It’s Friday, so you know President Barack Obama wanted to keep it casual. He ditched the suit jacket to talk with Facebook founder Mark Zuckerberg and three young entrepreneurs at the Global Entrepreneurship Summit at Stanford University today, where the conversation hit on serious problems of global connectivity and innovation that Brexit has brought to the spotlight.
“I do think that yesterday’s vote speaks to the ongoing changes and challenges that are raised by globalization,” Obama said in his opening statements at Stanford’s Memorial Auditorium. And his discussion with Mai Medhat, Jean Bosco Nzeyimana, Mariana Costa Checa, and Zuckerberg highlighted the issues of cultural difference and the need for innovation in a global community.
“The world has shrunk. It is interconnected. All of you represent that interconnection,” Obama said. “It promises to bring extraordinary benefits, but it also has challenges. And it also evokes concerns and fears.”
He stressed that one of the most important parts of a global community is getting the tools to innovate into the hands of all of the people who could use them. A diverse community of entrepreneurs, from all parts of the world and all backgrounds, is essential for creating an interconnected world.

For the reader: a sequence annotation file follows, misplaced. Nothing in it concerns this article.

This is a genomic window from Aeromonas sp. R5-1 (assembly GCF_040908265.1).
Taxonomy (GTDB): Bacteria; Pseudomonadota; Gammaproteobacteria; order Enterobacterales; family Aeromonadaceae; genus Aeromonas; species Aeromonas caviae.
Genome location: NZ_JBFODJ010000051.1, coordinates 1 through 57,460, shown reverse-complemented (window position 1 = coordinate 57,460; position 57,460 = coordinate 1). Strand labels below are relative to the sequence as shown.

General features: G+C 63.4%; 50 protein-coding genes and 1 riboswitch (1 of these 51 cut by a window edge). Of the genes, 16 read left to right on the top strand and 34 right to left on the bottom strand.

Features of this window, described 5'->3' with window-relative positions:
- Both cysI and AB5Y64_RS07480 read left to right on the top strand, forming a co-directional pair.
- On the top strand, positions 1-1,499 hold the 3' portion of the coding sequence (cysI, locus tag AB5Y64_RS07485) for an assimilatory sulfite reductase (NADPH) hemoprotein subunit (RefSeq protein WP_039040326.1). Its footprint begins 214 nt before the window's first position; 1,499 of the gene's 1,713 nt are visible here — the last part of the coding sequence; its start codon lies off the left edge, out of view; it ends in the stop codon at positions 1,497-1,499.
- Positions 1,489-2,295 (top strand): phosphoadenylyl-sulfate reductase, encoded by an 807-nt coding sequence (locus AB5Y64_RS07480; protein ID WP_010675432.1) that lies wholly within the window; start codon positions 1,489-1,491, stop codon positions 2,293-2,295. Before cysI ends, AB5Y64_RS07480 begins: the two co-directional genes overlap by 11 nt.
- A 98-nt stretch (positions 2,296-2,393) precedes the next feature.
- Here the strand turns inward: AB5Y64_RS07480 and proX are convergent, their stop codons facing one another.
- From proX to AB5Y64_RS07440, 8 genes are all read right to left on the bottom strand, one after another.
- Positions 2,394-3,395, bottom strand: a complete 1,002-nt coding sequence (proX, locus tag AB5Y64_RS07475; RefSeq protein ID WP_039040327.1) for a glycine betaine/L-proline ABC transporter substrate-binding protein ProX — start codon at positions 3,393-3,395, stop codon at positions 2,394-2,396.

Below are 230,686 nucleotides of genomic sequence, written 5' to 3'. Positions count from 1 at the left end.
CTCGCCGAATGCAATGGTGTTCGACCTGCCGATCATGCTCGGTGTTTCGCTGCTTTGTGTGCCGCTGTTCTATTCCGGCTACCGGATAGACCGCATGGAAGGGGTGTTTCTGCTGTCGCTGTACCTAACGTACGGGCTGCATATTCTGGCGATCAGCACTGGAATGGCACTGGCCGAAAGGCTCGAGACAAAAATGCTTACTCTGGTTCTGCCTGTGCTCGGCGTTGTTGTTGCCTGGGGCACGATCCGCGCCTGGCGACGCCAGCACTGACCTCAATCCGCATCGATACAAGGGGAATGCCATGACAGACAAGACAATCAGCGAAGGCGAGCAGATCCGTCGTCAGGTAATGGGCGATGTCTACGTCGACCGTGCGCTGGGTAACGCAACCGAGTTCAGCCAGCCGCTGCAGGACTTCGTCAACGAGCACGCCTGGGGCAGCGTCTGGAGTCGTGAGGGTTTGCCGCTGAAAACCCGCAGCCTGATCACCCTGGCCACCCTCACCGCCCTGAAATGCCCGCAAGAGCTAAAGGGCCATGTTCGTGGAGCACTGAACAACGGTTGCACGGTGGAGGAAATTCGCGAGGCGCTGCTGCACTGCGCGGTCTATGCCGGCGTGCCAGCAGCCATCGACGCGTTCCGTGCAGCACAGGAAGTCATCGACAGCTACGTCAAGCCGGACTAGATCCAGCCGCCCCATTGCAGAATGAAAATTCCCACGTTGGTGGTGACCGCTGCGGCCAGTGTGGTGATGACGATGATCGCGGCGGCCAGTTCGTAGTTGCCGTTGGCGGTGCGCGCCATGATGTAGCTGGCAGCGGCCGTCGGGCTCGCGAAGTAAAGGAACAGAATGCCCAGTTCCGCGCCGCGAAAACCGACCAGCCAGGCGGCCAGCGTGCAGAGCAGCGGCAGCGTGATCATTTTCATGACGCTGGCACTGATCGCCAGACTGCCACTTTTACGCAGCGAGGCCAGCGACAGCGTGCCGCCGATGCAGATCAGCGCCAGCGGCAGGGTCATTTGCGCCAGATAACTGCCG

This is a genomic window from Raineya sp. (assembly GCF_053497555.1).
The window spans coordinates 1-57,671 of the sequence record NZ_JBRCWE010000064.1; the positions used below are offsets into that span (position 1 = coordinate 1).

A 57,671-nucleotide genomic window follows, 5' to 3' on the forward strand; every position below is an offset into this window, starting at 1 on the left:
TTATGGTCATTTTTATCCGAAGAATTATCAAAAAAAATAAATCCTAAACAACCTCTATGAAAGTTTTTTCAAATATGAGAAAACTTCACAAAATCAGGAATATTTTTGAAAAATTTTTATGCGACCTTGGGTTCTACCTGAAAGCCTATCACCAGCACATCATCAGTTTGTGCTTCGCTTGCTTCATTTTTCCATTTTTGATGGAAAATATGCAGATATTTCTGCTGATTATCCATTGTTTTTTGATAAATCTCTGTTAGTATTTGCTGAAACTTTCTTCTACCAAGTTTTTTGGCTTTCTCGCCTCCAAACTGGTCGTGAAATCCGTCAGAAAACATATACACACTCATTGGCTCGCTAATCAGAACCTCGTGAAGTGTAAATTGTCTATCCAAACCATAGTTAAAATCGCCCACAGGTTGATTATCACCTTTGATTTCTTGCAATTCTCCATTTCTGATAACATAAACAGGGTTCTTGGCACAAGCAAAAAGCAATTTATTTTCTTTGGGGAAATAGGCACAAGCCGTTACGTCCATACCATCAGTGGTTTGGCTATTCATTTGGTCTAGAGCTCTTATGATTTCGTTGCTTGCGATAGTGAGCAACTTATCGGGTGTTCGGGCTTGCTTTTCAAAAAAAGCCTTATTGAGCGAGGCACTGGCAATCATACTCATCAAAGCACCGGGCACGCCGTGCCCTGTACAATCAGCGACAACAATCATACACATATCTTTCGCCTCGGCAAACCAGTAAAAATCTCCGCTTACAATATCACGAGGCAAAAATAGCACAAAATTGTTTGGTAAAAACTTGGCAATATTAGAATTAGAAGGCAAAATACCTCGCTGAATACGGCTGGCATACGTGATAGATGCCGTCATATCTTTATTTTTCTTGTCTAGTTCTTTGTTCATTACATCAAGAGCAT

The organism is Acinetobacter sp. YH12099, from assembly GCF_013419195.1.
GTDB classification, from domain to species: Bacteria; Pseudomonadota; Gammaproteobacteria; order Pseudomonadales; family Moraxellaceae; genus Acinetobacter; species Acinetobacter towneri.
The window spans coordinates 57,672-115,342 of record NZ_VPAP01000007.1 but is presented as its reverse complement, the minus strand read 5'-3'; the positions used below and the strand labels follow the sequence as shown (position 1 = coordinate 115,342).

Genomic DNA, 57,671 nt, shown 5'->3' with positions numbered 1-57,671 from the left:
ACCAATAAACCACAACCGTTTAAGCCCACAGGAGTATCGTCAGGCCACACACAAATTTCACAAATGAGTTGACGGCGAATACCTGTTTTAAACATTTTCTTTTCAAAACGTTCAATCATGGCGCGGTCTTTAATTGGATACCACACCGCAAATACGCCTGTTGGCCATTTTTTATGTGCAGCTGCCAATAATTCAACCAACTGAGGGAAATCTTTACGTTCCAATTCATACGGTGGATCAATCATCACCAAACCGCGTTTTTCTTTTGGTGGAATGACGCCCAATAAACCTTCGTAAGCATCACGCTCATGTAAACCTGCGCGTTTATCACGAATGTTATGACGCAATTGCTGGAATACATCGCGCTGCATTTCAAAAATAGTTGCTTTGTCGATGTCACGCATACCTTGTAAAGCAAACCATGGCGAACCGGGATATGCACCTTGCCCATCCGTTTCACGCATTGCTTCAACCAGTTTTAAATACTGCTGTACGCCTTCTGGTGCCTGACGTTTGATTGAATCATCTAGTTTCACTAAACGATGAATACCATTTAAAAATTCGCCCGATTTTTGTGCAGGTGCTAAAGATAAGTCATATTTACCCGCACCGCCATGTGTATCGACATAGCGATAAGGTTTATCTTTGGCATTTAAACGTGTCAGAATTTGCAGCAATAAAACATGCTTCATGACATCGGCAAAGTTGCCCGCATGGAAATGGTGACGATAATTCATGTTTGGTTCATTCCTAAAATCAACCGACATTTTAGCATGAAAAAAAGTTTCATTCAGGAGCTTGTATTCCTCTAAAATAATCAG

Connectivity, within a community and on a global scale, was the main theme Medhat, Bosco Nzeyimana, and Costa Checa spoke about in relation to their companies.
Mai Medhat, in particular had strong praise for Facebook:
“In Egypt, we started the revolution out of Facebook,” she said, “Facebook was the only way we could communicate.” She then went on to mention that Facebook’s Free Basic internet is currently blocked in Egypt, making it difficult for her team and family to watch the live stream of her speaking at the summit.
Obama was somber for a moment, pointing out that openness is a sensitive topic in some countries. “It is hard to foster and encourage an entrepreneurial culture if a place is closed, and if information flows are blocked,” he said. “And what we are seeing around the world, oftentimes, is governments wanting the benefits of entrepreneurship and connectivity, but thinking that top-down control is also compatible with that, and it’s not.”
Finding a way to connect the world, despite cultural boundaries, access to the internet and funding is a major hurdle facing global entrepreneurs.
“Ultimately the world needs your creativity, and your energy, and your vision,” says Obama to the diverse crowd to end the plenary session. “You are going to be what helps this process of global integration work. In a way that is good for everyone and not just some.”
- Mai Medhat, from Egypt
- Eventus, a one stop shop for people who organize events.
- Jean Bosco Nzeyimana, from Rwanda
- HABONA Limited, which uses biomass and waste to develop environmentally friendly fuels to be used in rural Africa.
- Mariana Costa Checa, from Peru
- Labortaria, which teaches young women in South America to code, changing their futures for the better.